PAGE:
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OFFICIALS OBLIGED TO PUBLISH PROPERTY ONLINE; VALUES STILL A MYSTERY

Politicians reveal assets

SLOVAK politicians and top state officials broke a barrier of silence and revealed their assets over the Internet. The disclosures are a true novelty in the country's political culture, but critics warn that the declarations say little about the real wealth of Slovakia's leaders.

HOW rich are MPs? Despite the law, it is hard to tell.
photo: TASR

SLOVAK politicians and top state officials broke a barrier of silence and revealed their assets over the Internet. The disclosures are a true novelty in the country's political culture, but critics warn that the declarations say little about the real wealth of Slovakia's leaders.

The declarations were published on July 29 in line with a "conflict of interest" law. The public can access a total of 417 declarations by logging on to the Slovak Parliament's website and searching under the parliamentary committee for incompatibility of functions header. The committee reviewed the declarations.

The president, cabinet ministers, deputy ministers, judges and other state officials listed their property on the Web, in addition to Slovakia's MPs.

The declarations include the officials' 2004 incomes along with non-state-related employment, other business activities, and functions they have as part of their state posts.

The declarations also list the officials' real estate property as well as movable assets, such as savings, stocks, cars or precious objects including jewellery or works of art.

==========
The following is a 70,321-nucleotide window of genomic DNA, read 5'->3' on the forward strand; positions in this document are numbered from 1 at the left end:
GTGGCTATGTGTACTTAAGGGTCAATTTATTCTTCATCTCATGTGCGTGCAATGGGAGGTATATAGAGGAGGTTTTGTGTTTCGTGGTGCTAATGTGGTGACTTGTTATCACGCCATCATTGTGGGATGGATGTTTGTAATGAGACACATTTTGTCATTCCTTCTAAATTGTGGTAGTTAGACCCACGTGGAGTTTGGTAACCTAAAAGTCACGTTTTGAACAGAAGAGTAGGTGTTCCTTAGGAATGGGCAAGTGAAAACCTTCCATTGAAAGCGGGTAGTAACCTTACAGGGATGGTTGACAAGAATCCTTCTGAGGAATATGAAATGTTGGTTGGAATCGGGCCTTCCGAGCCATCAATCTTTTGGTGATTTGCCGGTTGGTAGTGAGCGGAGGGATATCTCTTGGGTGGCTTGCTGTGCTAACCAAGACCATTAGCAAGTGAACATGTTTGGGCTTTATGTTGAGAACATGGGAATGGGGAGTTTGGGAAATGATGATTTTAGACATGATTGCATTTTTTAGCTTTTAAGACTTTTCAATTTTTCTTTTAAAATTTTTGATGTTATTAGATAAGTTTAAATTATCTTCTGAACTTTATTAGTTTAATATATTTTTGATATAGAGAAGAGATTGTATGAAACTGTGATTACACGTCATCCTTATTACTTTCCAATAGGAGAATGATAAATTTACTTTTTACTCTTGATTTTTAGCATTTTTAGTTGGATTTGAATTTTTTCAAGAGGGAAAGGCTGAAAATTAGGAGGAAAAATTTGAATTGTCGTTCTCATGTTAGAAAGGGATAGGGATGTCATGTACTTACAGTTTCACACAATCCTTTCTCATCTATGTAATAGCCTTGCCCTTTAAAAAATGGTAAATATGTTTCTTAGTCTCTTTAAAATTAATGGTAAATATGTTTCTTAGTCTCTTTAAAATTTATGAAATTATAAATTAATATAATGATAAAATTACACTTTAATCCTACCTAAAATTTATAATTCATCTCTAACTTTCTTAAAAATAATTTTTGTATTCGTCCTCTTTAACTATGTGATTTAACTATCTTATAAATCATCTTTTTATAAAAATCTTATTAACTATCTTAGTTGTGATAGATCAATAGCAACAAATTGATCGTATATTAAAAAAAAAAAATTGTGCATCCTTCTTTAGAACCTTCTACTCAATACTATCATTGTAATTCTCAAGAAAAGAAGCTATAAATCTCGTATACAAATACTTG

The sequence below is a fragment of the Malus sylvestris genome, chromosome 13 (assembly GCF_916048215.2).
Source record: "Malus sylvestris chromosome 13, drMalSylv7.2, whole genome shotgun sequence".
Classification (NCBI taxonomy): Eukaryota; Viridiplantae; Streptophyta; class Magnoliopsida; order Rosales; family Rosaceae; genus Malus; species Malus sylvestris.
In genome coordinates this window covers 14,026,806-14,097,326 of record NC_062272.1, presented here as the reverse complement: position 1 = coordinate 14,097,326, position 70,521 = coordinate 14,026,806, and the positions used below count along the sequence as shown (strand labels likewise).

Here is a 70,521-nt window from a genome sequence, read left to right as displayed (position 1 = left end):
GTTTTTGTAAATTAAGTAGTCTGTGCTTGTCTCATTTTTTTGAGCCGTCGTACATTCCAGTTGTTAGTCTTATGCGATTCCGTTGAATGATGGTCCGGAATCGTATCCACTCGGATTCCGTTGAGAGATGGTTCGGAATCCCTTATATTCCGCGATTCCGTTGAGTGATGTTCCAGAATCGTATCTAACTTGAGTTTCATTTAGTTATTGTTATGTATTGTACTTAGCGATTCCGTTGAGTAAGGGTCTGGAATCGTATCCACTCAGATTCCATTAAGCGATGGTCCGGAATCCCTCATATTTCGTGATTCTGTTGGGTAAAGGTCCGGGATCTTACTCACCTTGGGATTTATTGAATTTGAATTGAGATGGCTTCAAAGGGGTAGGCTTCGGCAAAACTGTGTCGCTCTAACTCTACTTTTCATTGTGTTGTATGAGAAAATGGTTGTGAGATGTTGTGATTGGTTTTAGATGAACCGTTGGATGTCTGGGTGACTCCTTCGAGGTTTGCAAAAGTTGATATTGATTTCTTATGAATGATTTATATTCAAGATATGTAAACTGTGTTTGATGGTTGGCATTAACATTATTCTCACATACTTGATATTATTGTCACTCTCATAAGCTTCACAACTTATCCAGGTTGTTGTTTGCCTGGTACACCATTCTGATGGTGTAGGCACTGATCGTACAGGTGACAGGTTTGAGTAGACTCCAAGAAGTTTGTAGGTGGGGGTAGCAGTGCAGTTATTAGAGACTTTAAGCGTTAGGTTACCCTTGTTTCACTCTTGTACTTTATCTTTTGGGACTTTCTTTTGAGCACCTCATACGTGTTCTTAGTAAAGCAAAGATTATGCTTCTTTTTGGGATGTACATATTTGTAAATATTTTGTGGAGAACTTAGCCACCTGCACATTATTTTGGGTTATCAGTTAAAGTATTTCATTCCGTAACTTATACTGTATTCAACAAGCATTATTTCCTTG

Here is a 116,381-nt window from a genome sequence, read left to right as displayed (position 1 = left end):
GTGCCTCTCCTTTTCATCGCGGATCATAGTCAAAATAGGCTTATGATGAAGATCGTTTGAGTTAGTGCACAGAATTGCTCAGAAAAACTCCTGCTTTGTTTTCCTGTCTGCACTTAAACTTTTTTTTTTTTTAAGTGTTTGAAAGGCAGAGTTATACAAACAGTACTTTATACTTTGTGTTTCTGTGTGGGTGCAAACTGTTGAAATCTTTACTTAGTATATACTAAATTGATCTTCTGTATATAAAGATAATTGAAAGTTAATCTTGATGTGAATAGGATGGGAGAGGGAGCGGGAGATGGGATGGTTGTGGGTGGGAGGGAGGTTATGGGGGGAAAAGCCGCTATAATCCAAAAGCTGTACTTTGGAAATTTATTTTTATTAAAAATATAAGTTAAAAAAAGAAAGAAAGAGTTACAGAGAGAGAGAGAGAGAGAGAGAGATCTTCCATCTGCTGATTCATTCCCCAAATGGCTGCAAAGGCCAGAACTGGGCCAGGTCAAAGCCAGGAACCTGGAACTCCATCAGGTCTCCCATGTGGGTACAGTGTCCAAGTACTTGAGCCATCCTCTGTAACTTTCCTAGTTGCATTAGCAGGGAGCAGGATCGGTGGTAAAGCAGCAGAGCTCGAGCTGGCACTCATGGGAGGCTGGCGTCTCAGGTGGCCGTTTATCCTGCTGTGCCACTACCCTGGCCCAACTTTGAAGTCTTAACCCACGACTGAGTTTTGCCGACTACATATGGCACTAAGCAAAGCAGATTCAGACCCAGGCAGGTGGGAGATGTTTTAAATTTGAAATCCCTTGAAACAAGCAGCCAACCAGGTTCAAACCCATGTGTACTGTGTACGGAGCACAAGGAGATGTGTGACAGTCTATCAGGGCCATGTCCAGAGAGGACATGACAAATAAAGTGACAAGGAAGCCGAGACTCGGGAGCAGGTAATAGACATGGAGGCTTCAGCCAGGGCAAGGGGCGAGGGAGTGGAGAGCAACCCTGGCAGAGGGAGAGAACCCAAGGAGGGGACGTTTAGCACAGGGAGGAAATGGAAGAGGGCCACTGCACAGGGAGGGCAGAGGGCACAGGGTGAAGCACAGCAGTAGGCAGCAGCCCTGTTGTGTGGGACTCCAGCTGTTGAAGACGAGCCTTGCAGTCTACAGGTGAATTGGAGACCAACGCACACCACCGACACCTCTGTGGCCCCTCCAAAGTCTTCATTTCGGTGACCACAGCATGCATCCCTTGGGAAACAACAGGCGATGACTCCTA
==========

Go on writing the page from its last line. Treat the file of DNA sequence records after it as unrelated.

Finally, the declarations indicate whether the officials have any debts, including loans.

Although some declarations contain detailed descriptions of real estate or other immovable objects, the value of these assets is not included, nor is the amount of loans or other debts.

The declarations also fail to state when the officials acquired their property and losses, leaving room for critics to grumble.

Slovak officials were compelled by law to list only that property which exceeds 35 times the minimum wage, or assets of more than Sk230,000 (€5,912).

"The declarations have very little value. Based on these, it will not be possible to control the growth of property at all," Zuzana Wienk told The Slovak Spectator August 1. Wienk is the head of the watchdog group Fair Play Alliance.

The sole figures included in the declarations are 2004 income levels. The MP making the best living, according to the declarations, is independent MP Miroslav Abelovský, who earned Sk3.6 million (€92,500) last year. A Slovak MP's state salary comes to just Sk.5 million (€12,850).

Apart from being an MP, Abelovský is an active lawyer with his own legal practice.

Other above-standard earners include independent MP and lawyer Ján Drgonec, a former member of the ruling New Citizen's Alliance. Drgonec pulled in Sk2.5 million (€64,300) last year.

Gábor Gál, also an attorney, earned Sk2.2 million (€56,600) in 2004. Gál is a member of the ruling Hungarian Coalition Party.